Puslapio vaizdai
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are diverse and momentous, for a very susceptible conscience to be true to itself.

2d. As to the conscience becoming, from an exceeding tenderness as to acts and deeds, too insensible on the point of inaction or delay. It is very certain that there may be met with, in public life, a species of conscience which is all bridle and no spurs. A statesman whose conscience is of the finest texture as to every thing which he oes, will sometimes make no conscience of doing nothing. His conscience will be liable to become to him as a quagmire, in which the faculty of action shall stick fast at every step. And to this tendency of the conscience the worldly interests of a statesman will pander. Conscience is, in most men, an anticipation of the opinions of others; and whatever the moral responsibility may be, official responsibility is much less apt to be brought home to a statesman in cases of error by inaction, than in the contrary cases. What men

might have done is less known than what they have actually done, and the world thinks so much less of it, and with so much less definiteness and confidence of opinion, that the sins of omission are sins on the safe side as to this world's responsibilities.

Above all it is to be wished, that the conscience of a statesman should be an intelligent and perspicacious conscience—not the conscience of the heart only, but the conscience of the understanding—that wheresoever the understanding should be enabled to foresee distant consequences or comprehend wide ones, there the conscience should be 'enabled' to follow, not failing in quickness because the good or evil results in question are less palpable and perhaps less certain than in private life, are not seen with the eyes and heard with the ears, but only known through meditation and foresight. Many magnify in words the importance of public duties, but few appreciate them in feel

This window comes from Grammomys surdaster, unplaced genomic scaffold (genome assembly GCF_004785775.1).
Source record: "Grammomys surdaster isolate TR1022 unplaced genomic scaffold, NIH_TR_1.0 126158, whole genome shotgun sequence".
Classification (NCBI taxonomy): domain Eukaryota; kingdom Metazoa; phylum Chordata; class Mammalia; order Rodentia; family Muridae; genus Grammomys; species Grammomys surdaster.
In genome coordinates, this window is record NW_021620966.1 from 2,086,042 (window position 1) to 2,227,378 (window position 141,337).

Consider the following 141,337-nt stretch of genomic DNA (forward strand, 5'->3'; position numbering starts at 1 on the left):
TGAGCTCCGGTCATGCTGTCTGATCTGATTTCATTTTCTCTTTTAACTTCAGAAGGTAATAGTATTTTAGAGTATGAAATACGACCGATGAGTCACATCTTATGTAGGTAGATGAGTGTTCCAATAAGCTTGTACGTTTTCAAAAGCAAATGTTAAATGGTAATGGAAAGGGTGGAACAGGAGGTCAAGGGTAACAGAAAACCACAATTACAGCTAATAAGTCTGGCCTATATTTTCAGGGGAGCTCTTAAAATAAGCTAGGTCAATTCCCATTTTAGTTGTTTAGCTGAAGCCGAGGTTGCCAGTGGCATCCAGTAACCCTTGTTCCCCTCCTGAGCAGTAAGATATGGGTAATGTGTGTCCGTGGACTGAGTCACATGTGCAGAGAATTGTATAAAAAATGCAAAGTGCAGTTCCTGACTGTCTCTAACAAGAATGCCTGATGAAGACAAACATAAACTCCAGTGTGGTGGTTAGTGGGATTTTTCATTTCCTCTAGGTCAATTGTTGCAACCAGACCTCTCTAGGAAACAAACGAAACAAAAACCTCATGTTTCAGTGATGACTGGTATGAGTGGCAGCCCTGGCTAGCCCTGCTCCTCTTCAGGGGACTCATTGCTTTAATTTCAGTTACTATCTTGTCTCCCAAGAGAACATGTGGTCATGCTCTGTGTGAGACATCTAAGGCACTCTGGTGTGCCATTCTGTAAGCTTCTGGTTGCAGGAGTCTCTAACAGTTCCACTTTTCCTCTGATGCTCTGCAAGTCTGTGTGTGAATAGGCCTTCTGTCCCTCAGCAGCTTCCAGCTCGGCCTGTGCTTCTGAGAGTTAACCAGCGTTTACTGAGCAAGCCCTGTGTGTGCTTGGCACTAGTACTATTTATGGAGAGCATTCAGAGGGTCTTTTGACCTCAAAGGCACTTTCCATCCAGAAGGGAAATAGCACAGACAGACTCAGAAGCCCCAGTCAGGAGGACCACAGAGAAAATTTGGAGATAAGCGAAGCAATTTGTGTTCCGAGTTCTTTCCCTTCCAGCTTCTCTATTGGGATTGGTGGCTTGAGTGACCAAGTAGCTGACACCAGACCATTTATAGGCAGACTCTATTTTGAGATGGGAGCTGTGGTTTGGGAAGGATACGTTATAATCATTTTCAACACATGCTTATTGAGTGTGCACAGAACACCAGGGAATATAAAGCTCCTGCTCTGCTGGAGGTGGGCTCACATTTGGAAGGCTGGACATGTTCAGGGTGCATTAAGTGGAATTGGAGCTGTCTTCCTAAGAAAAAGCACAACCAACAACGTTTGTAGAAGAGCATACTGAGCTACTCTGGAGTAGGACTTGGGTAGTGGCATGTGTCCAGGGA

ing; and that, not so much for want of feeling, as for want of carrying it out to whatever results the understanding reaches. It is impossible that the feeling in regard to public objects should be proportionate to the feeling for private ones, because the human heart is not large enough; and it is too often found that when the conscience is not sustained by a sense of due proportion it gets thrown out altogether. It sometimes happens that he who would not hurt a fly will hurt a nation.

F

CHAPTER X.

CONCERNING THE AGE AT WHICH A STATESMAN

SHOULD MARRY, AND WHAT MANNER OF WO MAN HE SHOULD TAKE TO WIFE.

LIFE without marriage and its fruits, is to a statesman, as well as to men of other callings, a sad anti-climax. Let him not then, in the florid exordium of life, forget the peroration; which must fall flat indeed, if the likeness of his youth be not renewed and multiplied about him in the fruits of marriage. "When the Lord was with 66 me, when my children were about me" — in this co-presence consists the beatitude of age: and as it is the part of a statesman to be provident and far-seeing, he should remember in the season of his youth to provide that his age shall

be passed in this company. His profession throws some difficulties in his way; but so does every other; each presenting some obstacles and some facilities peculiar to itself.

His dilemma is, that whilst in office he has not leisure to range widely and choose his object discreetly, or sedulously to seek and pursue it: and when out of office he has less of worldly advantage for the pursuit.

Upon the whole he will do best to marry not indeed in primâ lanugine, since sobriety and perspicacity of judgment in such matters is not to be expected from a youth but nevertheless at an early period of manhood, and if possible before or very soon after the commencement of his public career. Whilst unmarried, he will be liable, in whatever conjuncture of affairs or exigency of business, to some amorous seizure, some accident of misplaced or ill-timed love, by which his mind will be taken away from his duties. Against these casualties,

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